ENTERTAINMENT
September 21, 1990 | LEWIS SEGAL, TIMES DANCE WRITER
Preliminary casting has been announced by New York City Ballet for its seven-performance engagement beginning Tuesday at the Orange County Performing Arts Center in Costa Mesa. Repertory includes West Coast premieres of George Balanchine's "Vienna Waltzes," Jerome Robbins' "Gershwin Concerto" and two ballets by the company's director, Peter Martins: "Ecstatic Orange" and "Fearful Symmetries."
ENTERTAINMENT
October 2, 1986
New York City Ballet has announced casting for its seven-performance run (Oct. 15 to 19) at the new Orange County Performing Arts Center in Costa Mesa. This will be the first Southern California appearance by the full company in 12 years. Oct. 15, 8 p.m.: "Symphony in Three Movements" (Balanchine/Stravinsky)--Melinda Roy, Heather Watts, Lourdes Lopez, Jean-Pierre Frohlich, Jock Soto, Kipling Houston. "Tzigane" (Balanchine/Ravel)--Suzanne Farrell, Ib Andersen.
ENTERTAINMENT
September 27, 1990 | LEWIS SEGAL, TIMES DANCE WRITER
Who owns the ballets of George Balanchine? Is the obvious answer the most truthful? The issue of ownership, of primacy, loomed large Tuesday, when New York City Ballet brought to the Orange County Performing Arts Center four Balanchine masterworks familiar to local audiences from performances by other companies.
NEWS
October 14, 1993 | CHRIS PASLES, Chris Pasles covers classical music and dance for The Times Orange County Edition
"The Sleeping Beauty," to be danced by New York City Ballet this week at the Orange County Performing Arts Center, was first staged at the Maryinsky Theatre in St. Petersburg, Russia, in 1890, in a sumptuous production that could only have been funded by a bottomless Imperial purse. And it was. Czar Alexander III reached into his financial reserves to help fund this and other productions (of opera as well as ballet) at the Imperial Theatres.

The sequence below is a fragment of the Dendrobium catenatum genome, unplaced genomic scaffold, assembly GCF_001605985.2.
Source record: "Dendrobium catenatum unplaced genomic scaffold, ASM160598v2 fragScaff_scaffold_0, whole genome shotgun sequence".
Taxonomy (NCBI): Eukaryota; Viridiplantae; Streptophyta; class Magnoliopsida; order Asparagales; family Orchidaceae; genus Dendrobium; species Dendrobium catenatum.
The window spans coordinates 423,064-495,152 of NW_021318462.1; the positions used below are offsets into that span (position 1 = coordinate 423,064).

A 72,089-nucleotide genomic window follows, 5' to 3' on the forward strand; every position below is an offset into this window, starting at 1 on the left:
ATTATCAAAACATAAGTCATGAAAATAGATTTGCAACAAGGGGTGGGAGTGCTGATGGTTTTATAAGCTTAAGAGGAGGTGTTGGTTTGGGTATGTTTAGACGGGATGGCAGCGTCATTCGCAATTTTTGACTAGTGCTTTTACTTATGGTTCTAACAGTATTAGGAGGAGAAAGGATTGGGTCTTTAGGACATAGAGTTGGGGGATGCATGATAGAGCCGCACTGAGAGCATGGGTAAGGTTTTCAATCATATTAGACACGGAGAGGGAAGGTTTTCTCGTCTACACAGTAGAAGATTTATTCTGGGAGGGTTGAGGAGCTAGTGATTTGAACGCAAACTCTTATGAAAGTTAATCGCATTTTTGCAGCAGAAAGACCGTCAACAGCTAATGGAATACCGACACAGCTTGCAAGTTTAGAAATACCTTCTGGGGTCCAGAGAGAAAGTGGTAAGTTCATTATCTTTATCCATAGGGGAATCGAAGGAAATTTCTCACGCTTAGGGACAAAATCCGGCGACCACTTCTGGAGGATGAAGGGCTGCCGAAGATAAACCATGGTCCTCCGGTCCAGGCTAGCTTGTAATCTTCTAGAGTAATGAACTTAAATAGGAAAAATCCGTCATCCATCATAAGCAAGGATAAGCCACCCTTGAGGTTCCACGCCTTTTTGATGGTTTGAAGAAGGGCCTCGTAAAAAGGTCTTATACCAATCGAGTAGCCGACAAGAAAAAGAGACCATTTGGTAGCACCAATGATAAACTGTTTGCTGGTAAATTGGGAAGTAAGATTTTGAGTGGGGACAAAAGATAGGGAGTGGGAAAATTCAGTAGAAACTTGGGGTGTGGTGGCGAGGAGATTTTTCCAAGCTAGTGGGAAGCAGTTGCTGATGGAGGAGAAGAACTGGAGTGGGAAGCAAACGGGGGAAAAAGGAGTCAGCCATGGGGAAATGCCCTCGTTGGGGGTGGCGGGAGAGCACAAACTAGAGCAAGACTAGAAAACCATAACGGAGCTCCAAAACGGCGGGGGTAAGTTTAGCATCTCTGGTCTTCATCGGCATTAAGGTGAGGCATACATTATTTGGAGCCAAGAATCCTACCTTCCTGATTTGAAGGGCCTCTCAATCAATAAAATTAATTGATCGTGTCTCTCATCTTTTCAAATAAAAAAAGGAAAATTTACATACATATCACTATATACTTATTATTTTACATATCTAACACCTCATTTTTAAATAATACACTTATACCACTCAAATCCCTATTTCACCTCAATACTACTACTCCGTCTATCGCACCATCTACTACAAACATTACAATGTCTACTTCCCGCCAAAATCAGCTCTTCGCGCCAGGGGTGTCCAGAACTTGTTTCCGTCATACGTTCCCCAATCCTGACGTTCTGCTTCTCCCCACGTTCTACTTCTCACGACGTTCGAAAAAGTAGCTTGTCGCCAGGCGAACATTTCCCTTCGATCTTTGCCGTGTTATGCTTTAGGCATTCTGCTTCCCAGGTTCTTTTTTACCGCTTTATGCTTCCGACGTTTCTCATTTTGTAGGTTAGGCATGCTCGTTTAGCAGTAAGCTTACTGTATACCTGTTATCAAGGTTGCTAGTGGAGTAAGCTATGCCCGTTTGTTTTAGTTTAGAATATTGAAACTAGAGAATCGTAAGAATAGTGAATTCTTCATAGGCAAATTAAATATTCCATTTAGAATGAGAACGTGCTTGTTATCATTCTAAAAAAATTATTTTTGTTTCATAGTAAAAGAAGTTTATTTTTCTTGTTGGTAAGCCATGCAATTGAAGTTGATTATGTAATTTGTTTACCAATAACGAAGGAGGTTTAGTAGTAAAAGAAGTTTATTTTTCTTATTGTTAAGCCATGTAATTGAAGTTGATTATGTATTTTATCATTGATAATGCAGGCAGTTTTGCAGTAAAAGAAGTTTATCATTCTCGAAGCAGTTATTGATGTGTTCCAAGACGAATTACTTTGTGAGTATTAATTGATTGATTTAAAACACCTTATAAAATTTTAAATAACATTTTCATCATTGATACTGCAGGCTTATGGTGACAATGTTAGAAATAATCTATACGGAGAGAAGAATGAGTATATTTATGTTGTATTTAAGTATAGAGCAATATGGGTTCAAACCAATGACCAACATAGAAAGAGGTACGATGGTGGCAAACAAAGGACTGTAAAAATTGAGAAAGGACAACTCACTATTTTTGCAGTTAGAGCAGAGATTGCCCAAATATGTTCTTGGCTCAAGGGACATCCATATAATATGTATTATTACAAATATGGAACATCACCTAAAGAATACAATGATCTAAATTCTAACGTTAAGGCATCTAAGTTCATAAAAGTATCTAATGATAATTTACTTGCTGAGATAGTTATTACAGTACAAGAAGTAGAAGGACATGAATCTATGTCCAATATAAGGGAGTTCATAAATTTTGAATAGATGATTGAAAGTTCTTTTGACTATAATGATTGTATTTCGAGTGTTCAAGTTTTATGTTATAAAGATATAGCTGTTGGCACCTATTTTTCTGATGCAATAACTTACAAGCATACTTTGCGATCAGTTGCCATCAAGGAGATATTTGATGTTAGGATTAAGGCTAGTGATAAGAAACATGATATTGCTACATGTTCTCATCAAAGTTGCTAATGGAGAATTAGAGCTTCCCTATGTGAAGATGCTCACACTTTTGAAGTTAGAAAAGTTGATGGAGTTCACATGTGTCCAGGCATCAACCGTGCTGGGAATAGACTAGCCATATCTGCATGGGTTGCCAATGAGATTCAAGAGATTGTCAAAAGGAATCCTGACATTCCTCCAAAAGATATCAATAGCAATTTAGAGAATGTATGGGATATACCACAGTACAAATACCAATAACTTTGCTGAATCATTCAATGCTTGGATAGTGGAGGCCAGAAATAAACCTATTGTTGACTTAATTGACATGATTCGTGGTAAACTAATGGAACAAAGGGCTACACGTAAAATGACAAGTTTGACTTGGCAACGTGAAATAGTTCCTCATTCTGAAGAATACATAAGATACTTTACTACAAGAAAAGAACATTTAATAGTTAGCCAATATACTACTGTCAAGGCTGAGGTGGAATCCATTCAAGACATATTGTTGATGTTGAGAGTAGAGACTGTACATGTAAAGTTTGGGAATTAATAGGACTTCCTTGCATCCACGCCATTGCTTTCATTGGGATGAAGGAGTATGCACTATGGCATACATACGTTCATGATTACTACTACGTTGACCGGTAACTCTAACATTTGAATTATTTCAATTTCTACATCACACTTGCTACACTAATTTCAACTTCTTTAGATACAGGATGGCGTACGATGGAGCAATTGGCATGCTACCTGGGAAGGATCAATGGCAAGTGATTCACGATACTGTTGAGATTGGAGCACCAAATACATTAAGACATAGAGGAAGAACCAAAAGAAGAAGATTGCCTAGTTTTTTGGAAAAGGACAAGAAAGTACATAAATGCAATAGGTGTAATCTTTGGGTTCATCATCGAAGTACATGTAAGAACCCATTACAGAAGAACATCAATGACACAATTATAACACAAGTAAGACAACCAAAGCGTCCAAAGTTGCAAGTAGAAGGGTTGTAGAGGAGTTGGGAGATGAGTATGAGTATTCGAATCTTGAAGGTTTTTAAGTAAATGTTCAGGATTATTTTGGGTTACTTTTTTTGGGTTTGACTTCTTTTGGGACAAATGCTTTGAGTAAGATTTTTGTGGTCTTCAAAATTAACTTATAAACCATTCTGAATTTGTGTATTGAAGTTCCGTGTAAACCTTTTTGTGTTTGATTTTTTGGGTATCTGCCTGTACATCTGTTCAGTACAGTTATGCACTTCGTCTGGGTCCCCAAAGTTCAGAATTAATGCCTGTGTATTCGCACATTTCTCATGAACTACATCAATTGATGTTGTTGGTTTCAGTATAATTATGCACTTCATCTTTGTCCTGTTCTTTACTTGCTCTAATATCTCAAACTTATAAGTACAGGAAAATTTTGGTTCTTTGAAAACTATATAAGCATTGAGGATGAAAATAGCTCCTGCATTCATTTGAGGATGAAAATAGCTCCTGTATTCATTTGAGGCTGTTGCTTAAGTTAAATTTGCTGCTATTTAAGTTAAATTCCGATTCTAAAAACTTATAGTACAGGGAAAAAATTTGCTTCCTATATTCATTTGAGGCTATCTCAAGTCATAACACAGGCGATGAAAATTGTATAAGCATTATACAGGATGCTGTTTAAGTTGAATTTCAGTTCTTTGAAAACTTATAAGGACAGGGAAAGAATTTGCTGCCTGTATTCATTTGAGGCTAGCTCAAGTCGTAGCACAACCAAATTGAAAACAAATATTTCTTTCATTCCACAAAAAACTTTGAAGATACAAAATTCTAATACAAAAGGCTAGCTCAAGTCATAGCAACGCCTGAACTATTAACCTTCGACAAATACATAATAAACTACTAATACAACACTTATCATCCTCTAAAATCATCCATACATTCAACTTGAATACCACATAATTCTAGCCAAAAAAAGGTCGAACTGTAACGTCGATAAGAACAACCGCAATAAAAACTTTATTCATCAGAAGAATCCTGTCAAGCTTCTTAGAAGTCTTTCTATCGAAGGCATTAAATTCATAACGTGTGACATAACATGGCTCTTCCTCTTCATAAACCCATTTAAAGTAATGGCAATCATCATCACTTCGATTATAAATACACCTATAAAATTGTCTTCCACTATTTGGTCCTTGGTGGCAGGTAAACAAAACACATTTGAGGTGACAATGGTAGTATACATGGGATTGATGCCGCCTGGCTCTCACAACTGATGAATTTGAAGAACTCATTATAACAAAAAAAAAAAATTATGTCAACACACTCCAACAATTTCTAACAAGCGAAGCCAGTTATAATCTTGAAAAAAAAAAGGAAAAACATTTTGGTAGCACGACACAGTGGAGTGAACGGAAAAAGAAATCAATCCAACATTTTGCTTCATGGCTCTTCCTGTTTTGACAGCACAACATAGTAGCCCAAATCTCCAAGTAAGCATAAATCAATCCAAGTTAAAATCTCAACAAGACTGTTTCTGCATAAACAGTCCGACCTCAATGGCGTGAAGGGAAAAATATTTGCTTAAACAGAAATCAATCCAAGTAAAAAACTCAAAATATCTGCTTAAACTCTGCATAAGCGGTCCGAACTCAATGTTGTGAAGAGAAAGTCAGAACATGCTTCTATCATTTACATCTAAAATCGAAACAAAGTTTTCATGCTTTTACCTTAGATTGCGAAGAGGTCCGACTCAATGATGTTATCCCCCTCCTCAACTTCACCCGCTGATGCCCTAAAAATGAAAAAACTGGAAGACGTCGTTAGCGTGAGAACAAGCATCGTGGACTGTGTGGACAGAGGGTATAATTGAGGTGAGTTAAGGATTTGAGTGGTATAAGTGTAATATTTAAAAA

ENTERTAINMENT
May 10, 1988 | MARTIN BERNHEIMER, Times Music/Dance Critic
In his day, fellow mortals referred to the revered director of the New York City Ballet simply as Mr. B. Now, five years after his death, the proper form of address would seem to be St. George. Before terpsichorean canonization, Balanchine liked to focus world attention on Lincoln Center by staging exhaustive, inevitably uneven, often illuminating festivals inspired by a single composer. He celebrated Stravinsky first in 1972 and again in 1982, Ravel in 1975, Tchaikovsky in 1981.
ENTERTAINMENT
October 25, 1993 | MARTIN BERNHEIMER, TIMES MUSIC/DANCE CRITIC
Good news. The reports of the death of George Balanchine are somewhat exaggerated. True, the firebrand of neoclassical ballet has been gone for a decade now. But his creative flame still can flicker, under the right conditions, at the New York City Ballet. Peter Martins, official guardian of the sacred torch, has inherited a daunting burden--cultural as well as managerial.